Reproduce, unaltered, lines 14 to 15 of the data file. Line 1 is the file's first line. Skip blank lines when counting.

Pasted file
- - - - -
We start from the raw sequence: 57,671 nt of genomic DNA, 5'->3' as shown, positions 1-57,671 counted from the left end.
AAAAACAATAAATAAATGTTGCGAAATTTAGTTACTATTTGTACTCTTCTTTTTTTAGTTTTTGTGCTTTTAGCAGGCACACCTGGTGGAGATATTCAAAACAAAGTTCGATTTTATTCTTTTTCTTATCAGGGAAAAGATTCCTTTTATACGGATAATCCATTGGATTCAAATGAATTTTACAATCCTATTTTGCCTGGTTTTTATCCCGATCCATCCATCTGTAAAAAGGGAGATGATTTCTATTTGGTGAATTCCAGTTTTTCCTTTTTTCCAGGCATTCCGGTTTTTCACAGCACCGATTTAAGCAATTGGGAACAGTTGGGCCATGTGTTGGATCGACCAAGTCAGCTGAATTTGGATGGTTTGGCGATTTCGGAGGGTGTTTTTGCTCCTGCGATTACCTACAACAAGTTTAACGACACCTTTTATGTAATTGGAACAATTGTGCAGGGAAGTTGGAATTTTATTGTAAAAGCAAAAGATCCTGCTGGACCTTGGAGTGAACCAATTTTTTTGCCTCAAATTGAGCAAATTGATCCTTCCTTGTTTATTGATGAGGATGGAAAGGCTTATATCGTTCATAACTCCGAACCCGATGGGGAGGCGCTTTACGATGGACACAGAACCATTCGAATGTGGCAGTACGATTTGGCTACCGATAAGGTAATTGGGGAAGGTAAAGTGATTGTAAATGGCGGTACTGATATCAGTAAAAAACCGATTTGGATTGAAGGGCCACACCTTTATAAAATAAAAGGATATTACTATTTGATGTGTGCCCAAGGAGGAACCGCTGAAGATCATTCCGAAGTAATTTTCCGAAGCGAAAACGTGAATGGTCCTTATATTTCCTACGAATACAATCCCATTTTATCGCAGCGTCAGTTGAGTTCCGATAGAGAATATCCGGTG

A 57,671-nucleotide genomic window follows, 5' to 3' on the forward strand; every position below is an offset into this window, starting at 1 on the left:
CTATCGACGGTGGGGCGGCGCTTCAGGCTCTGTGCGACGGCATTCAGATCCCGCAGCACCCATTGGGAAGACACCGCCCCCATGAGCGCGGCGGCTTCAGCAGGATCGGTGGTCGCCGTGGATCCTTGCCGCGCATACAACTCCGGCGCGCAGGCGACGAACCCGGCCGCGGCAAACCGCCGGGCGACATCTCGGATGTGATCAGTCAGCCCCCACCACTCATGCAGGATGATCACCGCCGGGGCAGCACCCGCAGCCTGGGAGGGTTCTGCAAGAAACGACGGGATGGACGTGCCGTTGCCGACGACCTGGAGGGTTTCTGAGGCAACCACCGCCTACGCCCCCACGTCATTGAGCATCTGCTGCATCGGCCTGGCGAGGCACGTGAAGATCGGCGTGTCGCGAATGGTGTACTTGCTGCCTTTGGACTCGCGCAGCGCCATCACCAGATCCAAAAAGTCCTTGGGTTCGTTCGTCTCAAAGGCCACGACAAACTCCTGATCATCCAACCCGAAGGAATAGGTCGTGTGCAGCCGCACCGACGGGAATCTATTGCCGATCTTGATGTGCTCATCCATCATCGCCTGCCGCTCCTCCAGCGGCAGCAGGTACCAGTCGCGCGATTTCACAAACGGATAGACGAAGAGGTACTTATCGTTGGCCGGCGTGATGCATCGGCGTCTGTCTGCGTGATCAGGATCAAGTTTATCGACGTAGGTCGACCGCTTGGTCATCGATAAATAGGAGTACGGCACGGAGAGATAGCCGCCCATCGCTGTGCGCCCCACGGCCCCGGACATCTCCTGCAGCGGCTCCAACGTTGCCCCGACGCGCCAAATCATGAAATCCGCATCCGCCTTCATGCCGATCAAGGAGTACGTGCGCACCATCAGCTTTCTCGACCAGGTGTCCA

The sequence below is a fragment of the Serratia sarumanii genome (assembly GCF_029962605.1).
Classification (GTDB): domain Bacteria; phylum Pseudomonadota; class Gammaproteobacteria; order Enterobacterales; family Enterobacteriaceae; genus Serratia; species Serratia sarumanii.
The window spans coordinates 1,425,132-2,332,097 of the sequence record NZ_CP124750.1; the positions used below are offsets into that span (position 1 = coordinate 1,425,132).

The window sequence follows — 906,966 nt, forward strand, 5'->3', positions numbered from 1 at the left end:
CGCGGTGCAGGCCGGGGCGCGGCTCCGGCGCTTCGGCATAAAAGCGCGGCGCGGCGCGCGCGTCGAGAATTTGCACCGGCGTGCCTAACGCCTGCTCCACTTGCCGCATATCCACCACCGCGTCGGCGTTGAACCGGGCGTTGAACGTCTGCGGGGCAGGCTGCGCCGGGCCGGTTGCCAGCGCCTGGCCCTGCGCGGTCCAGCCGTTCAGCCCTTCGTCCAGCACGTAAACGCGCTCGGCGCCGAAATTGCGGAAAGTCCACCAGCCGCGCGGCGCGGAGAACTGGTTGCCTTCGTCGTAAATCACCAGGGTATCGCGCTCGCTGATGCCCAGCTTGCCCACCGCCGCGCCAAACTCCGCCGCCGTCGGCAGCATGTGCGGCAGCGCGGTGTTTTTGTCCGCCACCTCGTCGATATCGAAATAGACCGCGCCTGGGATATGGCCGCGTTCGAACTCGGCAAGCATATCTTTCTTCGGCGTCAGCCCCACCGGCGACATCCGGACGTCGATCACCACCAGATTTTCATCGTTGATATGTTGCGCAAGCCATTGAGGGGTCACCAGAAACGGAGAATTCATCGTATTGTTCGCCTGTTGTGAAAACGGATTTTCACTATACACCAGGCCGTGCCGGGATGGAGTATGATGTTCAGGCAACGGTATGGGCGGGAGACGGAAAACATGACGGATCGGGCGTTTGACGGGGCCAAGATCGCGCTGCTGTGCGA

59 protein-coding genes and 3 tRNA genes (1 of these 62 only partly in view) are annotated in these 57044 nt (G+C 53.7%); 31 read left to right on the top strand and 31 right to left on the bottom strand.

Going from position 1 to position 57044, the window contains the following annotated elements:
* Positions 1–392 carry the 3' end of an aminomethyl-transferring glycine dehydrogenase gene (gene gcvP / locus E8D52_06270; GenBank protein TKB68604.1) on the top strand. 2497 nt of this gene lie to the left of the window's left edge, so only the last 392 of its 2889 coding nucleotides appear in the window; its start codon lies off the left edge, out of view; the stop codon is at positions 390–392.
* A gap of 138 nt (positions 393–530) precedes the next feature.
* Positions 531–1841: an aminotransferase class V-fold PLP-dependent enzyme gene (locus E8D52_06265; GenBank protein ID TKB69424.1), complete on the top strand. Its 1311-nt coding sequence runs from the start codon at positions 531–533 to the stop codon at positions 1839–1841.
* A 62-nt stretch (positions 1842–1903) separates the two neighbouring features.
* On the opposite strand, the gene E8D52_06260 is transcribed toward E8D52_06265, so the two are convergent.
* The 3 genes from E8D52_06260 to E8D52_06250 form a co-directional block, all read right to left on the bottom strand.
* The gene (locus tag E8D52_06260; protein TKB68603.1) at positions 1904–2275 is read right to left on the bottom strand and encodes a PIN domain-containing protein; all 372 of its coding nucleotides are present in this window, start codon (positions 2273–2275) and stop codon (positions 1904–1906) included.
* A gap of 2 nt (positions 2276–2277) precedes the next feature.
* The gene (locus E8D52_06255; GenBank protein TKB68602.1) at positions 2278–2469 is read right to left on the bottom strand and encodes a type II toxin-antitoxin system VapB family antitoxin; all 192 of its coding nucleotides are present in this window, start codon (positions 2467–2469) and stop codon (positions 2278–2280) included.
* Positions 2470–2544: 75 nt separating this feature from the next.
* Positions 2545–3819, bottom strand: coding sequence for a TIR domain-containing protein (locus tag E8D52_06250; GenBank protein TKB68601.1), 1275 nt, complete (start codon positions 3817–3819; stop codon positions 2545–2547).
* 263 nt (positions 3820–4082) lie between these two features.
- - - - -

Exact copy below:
* Positions 531–1841: an aminotransferase class V-fold PLP-dependent enzyme gene (locus E8D52_06265; GenBank protein ID TKB69424.1), complete on the top strand. Its 1311-nt coding sequence runs from the start codon at positions 531–533 to the stop codon at positions 1839–1841.
* A 62-nt stretch (positions 1842–1903) separates the two neighbouring features.